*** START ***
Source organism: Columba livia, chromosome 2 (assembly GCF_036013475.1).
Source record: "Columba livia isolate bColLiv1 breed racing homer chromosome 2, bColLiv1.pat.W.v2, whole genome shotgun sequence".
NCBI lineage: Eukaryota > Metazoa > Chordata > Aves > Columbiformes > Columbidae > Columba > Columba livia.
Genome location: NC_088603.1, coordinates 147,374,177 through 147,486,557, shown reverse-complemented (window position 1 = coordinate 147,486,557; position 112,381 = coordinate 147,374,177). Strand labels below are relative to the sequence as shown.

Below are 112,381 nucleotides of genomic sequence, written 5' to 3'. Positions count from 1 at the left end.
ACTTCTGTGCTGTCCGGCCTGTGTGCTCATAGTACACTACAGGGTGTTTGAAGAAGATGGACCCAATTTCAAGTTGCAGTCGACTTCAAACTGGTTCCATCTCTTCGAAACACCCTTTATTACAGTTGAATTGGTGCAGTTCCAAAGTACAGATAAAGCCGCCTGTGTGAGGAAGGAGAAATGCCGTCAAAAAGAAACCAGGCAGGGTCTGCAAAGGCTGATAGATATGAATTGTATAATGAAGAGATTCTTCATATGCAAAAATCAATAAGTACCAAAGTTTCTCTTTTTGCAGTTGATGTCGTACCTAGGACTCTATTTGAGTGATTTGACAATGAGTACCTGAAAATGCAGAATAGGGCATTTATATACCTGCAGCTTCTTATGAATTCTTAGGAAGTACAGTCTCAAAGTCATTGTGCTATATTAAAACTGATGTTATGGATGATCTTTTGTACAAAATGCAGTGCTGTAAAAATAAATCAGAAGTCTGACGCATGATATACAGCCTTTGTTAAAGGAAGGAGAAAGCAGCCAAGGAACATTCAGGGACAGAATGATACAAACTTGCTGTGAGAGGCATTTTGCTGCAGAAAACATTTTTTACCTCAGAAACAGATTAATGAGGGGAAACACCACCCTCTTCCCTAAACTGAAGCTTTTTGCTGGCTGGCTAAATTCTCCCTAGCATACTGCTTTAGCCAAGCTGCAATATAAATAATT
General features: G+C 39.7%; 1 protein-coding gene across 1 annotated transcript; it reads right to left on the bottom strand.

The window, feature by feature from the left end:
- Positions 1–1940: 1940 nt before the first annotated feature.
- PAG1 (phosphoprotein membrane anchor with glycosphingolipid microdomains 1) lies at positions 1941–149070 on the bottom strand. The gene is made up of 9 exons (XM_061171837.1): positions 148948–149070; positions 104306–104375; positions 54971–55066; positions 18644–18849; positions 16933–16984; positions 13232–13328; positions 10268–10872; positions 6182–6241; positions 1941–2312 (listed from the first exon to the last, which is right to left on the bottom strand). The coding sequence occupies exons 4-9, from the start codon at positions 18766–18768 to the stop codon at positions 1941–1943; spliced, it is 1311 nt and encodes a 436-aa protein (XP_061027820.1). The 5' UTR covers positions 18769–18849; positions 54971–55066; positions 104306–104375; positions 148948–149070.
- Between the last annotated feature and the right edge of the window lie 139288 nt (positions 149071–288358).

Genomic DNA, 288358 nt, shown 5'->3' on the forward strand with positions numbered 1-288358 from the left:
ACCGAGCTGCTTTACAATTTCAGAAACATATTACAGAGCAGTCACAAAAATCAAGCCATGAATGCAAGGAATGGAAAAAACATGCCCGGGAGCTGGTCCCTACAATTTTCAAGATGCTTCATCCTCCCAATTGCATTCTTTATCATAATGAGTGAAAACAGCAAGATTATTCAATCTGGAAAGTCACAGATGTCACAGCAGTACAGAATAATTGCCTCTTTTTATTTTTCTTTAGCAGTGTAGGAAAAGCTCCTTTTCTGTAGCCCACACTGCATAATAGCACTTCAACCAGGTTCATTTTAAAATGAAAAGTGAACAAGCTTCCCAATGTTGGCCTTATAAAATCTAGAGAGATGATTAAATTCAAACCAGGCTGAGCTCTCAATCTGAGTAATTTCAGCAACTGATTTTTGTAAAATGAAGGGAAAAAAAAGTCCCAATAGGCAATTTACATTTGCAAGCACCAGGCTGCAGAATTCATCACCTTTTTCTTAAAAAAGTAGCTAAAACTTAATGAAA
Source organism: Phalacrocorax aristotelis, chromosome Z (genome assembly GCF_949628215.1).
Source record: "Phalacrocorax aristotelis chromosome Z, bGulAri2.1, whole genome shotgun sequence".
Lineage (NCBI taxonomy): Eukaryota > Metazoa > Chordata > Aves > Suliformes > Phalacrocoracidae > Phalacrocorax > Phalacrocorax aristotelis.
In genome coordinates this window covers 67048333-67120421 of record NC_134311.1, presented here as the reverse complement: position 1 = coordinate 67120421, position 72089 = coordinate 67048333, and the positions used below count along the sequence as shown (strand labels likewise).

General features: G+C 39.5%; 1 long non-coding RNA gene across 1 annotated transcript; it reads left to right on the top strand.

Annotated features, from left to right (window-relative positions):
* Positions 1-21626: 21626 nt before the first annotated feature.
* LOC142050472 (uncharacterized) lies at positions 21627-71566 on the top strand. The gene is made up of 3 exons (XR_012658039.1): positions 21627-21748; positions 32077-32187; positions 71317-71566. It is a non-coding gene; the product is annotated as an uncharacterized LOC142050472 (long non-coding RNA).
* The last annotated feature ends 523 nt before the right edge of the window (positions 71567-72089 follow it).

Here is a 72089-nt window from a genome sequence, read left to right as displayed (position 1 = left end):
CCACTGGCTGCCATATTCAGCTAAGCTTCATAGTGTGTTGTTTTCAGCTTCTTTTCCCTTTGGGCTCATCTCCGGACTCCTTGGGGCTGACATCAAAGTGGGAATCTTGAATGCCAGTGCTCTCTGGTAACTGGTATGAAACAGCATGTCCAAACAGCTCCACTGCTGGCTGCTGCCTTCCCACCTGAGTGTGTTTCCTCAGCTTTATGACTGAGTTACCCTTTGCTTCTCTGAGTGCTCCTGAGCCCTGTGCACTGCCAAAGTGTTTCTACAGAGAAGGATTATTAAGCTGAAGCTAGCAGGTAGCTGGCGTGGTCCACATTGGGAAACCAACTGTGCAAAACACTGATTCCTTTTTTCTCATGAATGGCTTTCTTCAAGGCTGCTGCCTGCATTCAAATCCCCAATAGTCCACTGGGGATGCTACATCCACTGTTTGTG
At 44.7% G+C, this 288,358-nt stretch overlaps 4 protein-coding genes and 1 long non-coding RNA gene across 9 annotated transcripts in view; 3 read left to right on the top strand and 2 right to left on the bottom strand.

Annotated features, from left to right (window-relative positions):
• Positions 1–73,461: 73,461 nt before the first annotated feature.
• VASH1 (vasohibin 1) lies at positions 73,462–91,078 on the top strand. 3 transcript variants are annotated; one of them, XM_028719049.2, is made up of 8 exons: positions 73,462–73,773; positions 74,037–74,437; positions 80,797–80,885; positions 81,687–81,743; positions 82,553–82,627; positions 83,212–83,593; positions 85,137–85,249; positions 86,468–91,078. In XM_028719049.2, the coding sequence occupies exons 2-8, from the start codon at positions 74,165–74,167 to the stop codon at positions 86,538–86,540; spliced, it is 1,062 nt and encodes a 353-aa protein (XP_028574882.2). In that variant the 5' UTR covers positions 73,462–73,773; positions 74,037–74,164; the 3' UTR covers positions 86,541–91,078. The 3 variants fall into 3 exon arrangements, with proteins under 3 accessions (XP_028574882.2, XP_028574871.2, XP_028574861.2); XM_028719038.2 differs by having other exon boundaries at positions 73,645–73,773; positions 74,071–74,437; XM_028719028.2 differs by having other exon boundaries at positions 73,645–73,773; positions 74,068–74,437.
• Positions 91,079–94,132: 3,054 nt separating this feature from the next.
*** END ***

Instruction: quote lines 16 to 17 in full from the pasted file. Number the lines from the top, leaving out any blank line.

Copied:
Lineage (NCBI taxonomy): Eukaryota > Metazoa > Chordata > Aves > Suliformes > Phalacrocoracidae > Phalacrocorax > Phalacrocorax aristotelis.
In genome coordinates this window covers 67048333-67120421 of record NC_134311.1, presented here as the reverse complement: position 1 = coordinate 67120421, position 72089 = coordinate 67048333, and the positions used below count along the sequence as shown (strand labels likewise).